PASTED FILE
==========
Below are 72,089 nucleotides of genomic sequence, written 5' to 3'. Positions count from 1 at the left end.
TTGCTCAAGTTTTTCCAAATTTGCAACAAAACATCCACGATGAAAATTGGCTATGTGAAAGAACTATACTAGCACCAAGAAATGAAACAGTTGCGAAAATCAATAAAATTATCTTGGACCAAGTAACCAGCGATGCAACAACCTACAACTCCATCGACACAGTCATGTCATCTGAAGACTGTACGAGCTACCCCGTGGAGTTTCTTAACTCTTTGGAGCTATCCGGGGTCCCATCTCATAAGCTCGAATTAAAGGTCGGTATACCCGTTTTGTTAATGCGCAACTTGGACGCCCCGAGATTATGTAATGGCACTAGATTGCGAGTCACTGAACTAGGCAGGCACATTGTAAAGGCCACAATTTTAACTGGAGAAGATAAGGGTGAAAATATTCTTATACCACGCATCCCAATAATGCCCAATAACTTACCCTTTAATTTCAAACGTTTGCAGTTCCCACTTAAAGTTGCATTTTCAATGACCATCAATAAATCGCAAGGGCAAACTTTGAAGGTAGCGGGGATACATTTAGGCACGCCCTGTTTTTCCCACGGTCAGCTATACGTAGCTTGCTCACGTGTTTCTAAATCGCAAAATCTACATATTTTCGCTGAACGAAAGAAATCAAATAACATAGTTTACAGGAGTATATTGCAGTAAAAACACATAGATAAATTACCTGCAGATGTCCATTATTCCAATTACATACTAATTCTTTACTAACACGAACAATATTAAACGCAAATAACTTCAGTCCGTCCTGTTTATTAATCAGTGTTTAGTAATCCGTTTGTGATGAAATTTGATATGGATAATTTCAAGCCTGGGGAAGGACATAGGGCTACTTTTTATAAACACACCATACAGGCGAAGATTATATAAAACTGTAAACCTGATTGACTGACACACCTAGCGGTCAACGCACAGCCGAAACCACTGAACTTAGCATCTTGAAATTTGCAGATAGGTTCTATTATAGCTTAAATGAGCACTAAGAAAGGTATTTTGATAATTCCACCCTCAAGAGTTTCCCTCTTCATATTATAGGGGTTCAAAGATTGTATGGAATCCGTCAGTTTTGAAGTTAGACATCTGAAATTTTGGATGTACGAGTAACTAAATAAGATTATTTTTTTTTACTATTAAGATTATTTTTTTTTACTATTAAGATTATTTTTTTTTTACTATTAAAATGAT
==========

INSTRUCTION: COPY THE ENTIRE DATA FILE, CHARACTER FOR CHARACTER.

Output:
Below are 72,089 nucleotides of genomic sequence, written 5' to 3'. Positions count from 1 at the left end.
TTGCTCAAGTTTTTCCAAATTTGCAACAAAACATCCACGATGAAAATTGGCTATGTGAAAGAACTATACTAGCACCAAGAAATGAAACAGTTGCGAAAATCAATAAAATTATCTTGGACCAAGTAACCAGCGATGCAACAACCTACAACTCCATCGACACAGTCATGTCATCTGAAGACTGTACGAGCTACCCCGTGGAGTTTCTTAACTCTTTGGAGCTATCCGGGGTCCCATCTCATAAGCTCGAATTAAAGGTCGGTATACCCGTTTTGTTAATGCGCAACTTGGACGCCCCGAGATTATGTAATGGCACTAGATTGCGAGTCACTGAACTAGGCAGGCACATTGTAAAGGCCACAATTTTAACTGGAGAAGATAAGGGTGAAAATATTCTTATACCACGCATCCCAATAATGCCCAATAACTTACCCTTTAATTTCAAACGTTTGCAGTTCCCACTTAAAGTTGCATTTTCAATGACCATCAATAAATCGCAAGGGCAAACTTTGAAGGTAGCGGGGATACATTTAGGCACGCCCTGTTTTTCCCACGGTCAGCTATACGTAGCTTGCTCACGTGTTTCTAAATCGCAAAATCTACATATTTTCGCTGAACGAAAGAAATCAAATAACATAGTTTACAGGAGTATATTGCAGTAAAAACACATAGATAAATTACCTGCAGATGTCCATTATTCCAATTACATACTAATTCTTTACTAACACGAACAATATTAAACGCAAATAACTTCAGTCCGTCCTGTTTATTAATCAGTGTTTAGTAATCCGTTTGTGATGAAATTTGATATGGATAATTTCAAGCCTGGGGAAGGACATAGGGCTACTTTTTATAAACACACCATACAGGCGAAGATTATATAAAACTGTAAACCTGATTGACTGACACACCTAGCGGTCAACGCACAGCCGAAACCACTGAACTTAGCATCTTGAAATTTGCAGATAGGTTCTATTATAGCTTAAATGAGCACTAAGAAAGGTATTTTGATAATTCCACCCTCAAGAGTTTCCCTCTTCATATTATAGGGGTTCAAAGATTGTATGGAATCCGTCAGTTTTGAAGTTAGACATCTGAAATTTTGGATGTACGAGTAACTAAATAAGATTATTTTTTTTTACTATTAAGATTATTTTTTTTTACTATTAAGATTATTTTTTTTTTACTATTAAAATGAT